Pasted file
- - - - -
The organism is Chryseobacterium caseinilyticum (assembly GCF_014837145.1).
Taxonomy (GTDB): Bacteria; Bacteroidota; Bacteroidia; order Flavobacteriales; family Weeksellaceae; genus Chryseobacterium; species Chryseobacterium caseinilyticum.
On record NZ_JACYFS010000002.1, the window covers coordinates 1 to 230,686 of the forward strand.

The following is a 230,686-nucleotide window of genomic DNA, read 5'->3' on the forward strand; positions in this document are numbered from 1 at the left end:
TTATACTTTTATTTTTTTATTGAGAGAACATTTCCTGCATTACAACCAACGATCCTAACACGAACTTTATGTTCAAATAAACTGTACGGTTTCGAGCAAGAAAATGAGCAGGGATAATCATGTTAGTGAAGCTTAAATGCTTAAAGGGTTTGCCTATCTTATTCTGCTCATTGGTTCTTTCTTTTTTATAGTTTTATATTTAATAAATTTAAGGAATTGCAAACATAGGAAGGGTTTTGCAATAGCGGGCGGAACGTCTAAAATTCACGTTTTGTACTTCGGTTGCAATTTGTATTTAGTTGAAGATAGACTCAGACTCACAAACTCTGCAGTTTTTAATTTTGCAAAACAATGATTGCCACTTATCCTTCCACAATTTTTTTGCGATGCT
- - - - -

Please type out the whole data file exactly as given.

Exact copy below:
The organism is Chryseobacterium caseinilyticum (assembly GCF_014837145.1).
Taxonomy (GTDB): Bacteria; Bacteroidota; Bacteroidia; order Flavobacteriales; family Weeksellaceae; genus Chryseobacterium; species Chryseobacterium caseinilyticum.
On record NZ_JACYFS010000002.1, the window covers coordinates 1 to 230,686 of the forward strand.

The following is a 230,686-nucleotide window of genomic DNA, read 5'->3' on the forward strand; positions in this document are numbered from 1 at the left end:
TTATACTTTTATTTTTTTATTGAGAGAACATTTCCTGCATTACAACCAACGATCCTAACACGAACTTTATGTTCAAATAAACTGTACGGTTTCGAGCAAGAAAATGAGCAGGGATAATCATGTTAGTGAAGCTTAAATGCTTAAAGGGTTTGCCTATCTTATTCTGCTCATTGGTTCTTTCTTTTTTATAGTTTTATATTTAATAAATTTAAGGAATTGCAAACATAGGAAGGGTTTTGCAATAGCGGGCGGAACGTCTAAAATTCACGTTTTGTACTTCGGTTGCAATTTGTATTTAGTTGAAGATAGACTCAGACTCACAAACTCTGCAGTTTTTAATTTTGCAAAACAATGATTGCCACTTATCCTTCCACAATTTTTTTGCGATGCT